Federal prosecutors in Manhattan have announced charges against two former aides to Gov. Andrew M. Cuomo and others in a corruption probe of upstate development projects.
Among nine defendants, those charged include ex-aides Joseph Percoco and Todd Howe, as well as Alain Kaloyeros, the president of SUNY Polytechnic Institute. Howe is cooperating with the investigation, according to the federal complaint.
The case, which began as a probe of the so-called Buffalo Billion development, accuses the defendants of two bribery and fraud schemes in connection with the awarding of hundreds of millions of dollars in New York State contracts.
In a related case, New York Attorney General Eric T. Schneiderman is scheduled to announce state felony charges against Kaloyeros and an Albany-area developer who has received state economic development aid under Cuomo.
The 80-page federal complaint, complete with a Table of Contents, laid out two overlapping corruption schemes. In one, a Syracuse developer and an energy company allegedly funneled $315,000 in bribes through Howe to Percoco and his wife.
In the other, the Syracuse developer and Louis Ciminelli, a politically connected Buffalo builder and a defendant, allegedly conspired with Kaloyeros to rig bids overseen by SUNY.
When news of the investigation into the governor’s former aides broke in April, his office quickly cut ties to both Percoco and Howe and ordered its own internal investigation. The results of that inquiry have not been released.
In a statement Thursday, Cuomo said he “learned this morning of the charges filed by the U.S. Attorney’s office that include a former member of my administration.”
Cuomo said that if “the allegations are true, I am saddened and profoundly disappointed. I hold my administration to the highest level of integrity. I have zero tolerance for abuse of the public trust from anyone. If anything, a friend should be held to an even higher standard. Like my father before me, I believe public integrity is paramount. This sort of breach, if true, should be and will be punished.
“SUNY has rightly relieved Alain Kaloyeros from his duties and has suspended him without pay, effective immediately.
“This matter is now in the hands of the court, which is exactly where it belongs. My administration will continue to be fully cooperative in the matter as we have been since it began.”
The 12-count criminal complaint emphasized Percoco’s ties with Cuomo — describing him as the governor’s “right hand man” who started working for former Gov. Mario Cuomo in 1992 and controlled access to the current governor.
It also described Howe’s ties, saying he had worked for the elder Cuomo, originally hired Percoco, and later worked for Andrew Cuomo when he served as secretary of the federal Department of Housing and Urban Development.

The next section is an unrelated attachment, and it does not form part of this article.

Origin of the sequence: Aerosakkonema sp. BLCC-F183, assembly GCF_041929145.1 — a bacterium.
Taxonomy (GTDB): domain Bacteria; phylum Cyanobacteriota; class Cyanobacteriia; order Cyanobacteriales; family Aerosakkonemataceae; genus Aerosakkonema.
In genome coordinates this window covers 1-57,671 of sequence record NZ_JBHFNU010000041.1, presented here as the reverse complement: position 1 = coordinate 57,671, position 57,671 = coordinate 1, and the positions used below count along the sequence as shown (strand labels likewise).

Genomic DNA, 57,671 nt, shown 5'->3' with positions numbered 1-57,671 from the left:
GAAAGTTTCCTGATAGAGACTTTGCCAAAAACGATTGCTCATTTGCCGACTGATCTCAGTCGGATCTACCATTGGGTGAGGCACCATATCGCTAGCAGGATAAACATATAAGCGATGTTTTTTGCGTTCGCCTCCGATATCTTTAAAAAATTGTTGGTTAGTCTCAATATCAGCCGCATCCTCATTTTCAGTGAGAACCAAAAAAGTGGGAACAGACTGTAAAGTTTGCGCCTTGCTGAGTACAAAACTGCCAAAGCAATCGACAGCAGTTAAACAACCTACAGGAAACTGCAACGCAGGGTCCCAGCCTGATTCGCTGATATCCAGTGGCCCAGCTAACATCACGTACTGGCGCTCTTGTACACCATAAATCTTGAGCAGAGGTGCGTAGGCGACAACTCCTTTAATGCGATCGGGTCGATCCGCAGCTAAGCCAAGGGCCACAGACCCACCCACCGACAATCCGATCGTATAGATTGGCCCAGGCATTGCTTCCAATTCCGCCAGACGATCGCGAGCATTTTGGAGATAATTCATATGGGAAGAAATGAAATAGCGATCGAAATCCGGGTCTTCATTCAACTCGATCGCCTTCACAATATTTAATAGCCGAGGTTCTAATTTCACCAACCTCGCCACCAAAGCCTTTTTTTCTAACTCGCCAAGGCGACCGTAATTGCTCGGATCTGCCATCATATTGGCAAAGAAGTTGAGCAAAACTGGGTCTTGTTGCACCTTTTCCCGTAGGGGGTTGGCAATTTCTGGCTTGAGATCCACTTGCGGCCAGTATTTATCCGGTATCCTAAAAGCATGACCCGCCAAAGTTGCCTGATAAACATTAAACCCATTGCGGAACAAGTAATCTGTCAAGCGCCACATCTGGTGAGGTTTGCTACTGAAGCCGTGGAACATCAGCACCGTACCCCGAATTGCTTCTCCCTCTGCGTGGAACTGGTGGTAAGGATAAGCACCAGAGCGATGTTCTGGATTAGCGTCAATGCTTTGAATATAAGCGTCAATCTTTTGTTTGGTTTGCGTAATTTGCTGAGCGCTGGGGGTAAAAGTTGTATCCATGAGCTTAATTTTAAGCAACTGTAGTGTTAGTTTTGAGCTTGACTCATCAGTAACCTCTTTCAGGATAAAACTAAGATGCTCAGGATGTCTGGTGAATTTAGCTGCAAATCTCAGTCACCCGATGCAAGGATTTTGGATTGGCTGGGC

Percoco’s lawyer, Barry Bohrer, in a statement denied the corruption charges and said that the key cooperator — Howe, who pleaded guilty this month to conspiracy and bribery charges — was a person of “utterly unreliable credibility.”
“It is an overreach of classic proportions,” Bohrer said. “Mr. Percoco performed services honestly and within the bounds of the law at all times. He will enter a plea of not guilty because he is not guilty.”
Peter Galbreath Kelly, an executive with Competitive Power Ventures, an energy company that received contracts and other favorable treatment in New York, was also charged in the case.
The complaint said Kelly coordinated $332,000 in payments to Howe’s government relations firm and $474,000 to Howe personally for his help arranging for Percoco’s aid.
He also allegedly had his company arrange for Percoco’s wife to be hired for a $7,500-a-month job when Percoco was having financial problems after buying a Westchester house for $800,000, and entertained Percoco at events like a Montauk fishing trip. Kelly had his company donate a jet for the use of Cuomo’s campaign, the complaint said.
The complaint, replete with emails among the alleged conspirators, said Howe and Percoco referred to Kelly as “fat boy” and the payments as “ziti.”
“Handle fat boy carefully,” said one email from 2014. “We don’t need an interruption in that Zitti delivery or else we’ll really be up the creek.”
Named defendants Steven Aiello and Joseph Gerardi were identified as co-founders of the Syracuse developer. Both men are executives with COR Development Co. LLC in Syracuse.
According to the complaint, Percoco still needed money in addition to the payments to his wife, and arranged for the Syracuse company — a client of Howe’s — to make $35,000 in payoffs.
In return, he allegedly worked to free up state funds for a project the firm was involved in, and arranged a raise for Aiello’s son, who worked in the governor’s executive chamber in Albany, prosecutors said.
In addition to Ciminelli, who is chief executive of Buffalo construction firm LPCiminelli, the indictment also named two executives — Michael Laipple and Kevin Schuler — as defendants.
The complaint said Kaloyeros, who made an $800,000 salary as the head of SUNY Polytechnic and $500,000 in other compensation, helped rig bids for Ciminelli and the Syracuse company “to maintain his leadership position and substantial salary … and garner support from the office of the Governor for projects important to him.”
The complaint said that Kaloyeros hired Howe to help him keep his position and push for projects, and Howe in turn took bribes from Ciminelli and the Syracuse firm to influence projects overseen by SUNY Polytechnic in their direction.